Feasibility of a simple microsieve-based immunoassay platform

Daniel R. Zweitzig, Arjan G.J. Tibbe, Ai T. Nguyen, Cees J.M. van Rijn, Mark J. Kopnitsky, Kathleen Cichonski, Leon W.M.M. Terstappen

Research output: Contribution to journalArticleAcademicpeer-review

3 Citations (Scopus)
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The intrinsic properties of silicon microsieves, such as an optically flat surface, high overall porosity, and low flow resistance have led to an increasing number of biotechnology applications. In this report, the feasibility of creating a microsieve-based immunoassay platform was explored. Microsieves containing 5 μm pores were coupled with poly-acrylic acid chains, and then mounted into a plastic holder to enable rapid reagent exchanges via a wicking mechanism. The mounted microsieves were coated with infectious disease-related antigens at [2.5 and 25 μg/mL], [20 and 50 μg/mL], and [20 and 100 μg/mL] to facilitate detection of serum-derived human antibodies against Rubella (3-day measles), B. burgdorferi (Lyme disease), or T. pallidum (syphilis), respectively. The prototype microsieve-based immunoassay platform was able to distinguish positive control sera containing antibodies against Rubella, T. pallidum, and B. burgdorferi from negative control sera with similar qualitative results as FDA-approved ELISA tests. Testing of a WHO IgG syphilitic standard at 0.3, 0.15, 0.075, 0.0375, and 0.01875 IU/mL demonstrated that the T. pallidum microsieve assay is able to distinguish disease-specific IgG signal from background signal at similar, and possibly lower, levels than the corresponding ELISA. The T. pallidum microsieve assay prototype also differentiated positive clinical serum samples from negative donor samples, and the results were in good agreement with ELISA (R2 = 0.9046). These feasibility studies demonstrate the potential for utilizing microsieves, along with a reagent wicking device, as a simple diagnostic immunoassay platform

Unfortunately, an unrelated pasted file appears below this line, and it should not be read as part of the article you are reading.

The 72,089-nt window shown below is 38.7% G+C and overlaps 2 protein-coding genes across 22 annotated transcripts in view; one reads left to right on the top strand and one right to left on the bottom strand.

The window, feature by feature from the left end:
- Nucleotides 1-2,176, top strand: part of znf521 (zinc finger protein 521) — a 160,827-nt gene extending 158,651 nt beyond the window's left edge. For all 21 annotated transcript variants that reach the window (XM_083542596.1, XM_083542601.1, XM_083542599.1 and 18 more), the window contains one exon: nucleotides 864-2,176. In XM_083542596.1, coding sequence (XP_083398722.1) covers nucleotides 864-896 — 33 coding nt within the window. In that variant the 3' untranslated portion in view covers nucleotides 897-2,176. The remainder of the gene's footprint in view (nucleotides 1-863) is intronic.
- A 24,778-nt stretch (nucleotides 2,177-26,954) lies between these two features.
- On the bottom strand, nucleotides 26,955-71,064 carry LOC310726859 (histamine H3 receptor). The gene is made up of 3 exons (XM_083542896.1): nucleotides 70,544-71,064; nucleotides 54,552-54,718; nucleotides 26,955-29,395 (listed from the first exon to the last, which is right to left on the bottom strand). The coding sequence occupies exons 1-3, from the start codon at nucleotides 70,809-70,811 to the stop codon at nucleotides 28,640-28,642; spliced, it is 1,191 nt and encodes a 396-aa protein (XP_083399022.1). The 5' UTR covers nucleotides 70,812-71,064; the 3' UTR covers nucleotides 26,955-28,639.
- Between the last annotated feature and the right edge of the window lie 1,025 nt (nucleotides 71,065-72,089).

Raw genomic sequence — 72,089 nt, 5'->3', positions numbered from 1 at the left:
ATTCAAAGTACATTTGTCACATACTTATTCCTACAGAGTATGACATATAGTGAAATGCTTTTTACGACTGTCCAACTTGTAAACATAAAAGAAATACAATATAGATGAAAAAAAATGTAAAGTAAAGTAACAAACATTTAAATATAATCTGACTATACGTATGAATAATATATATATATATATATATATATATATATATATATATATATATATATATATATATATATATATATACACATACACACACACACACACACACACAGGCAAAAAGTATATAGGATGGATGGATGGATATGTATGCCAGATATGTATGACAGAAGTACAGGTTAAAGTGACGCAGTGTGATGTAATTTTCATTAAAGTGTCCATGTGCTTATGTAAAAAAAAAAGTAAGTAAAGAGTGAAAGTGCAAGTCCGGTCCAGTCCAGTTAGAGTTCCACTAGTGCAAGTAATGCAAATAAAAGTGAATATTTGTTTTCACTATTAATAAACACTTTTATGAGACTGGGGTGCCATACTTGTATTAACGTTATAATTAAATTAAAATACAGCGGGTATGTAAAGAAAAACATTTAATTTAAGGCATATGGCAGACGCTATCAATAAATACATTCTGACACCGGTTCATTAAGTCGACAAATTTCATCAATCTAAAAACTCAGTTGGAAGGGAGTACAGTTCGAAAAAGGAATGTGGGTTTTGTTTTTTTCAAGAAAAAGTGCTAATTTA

Original languageEnglish
Pages (from-to)21-27
JournalJournal of immunological methods
Publication statusPublished - 21 Jul 2016


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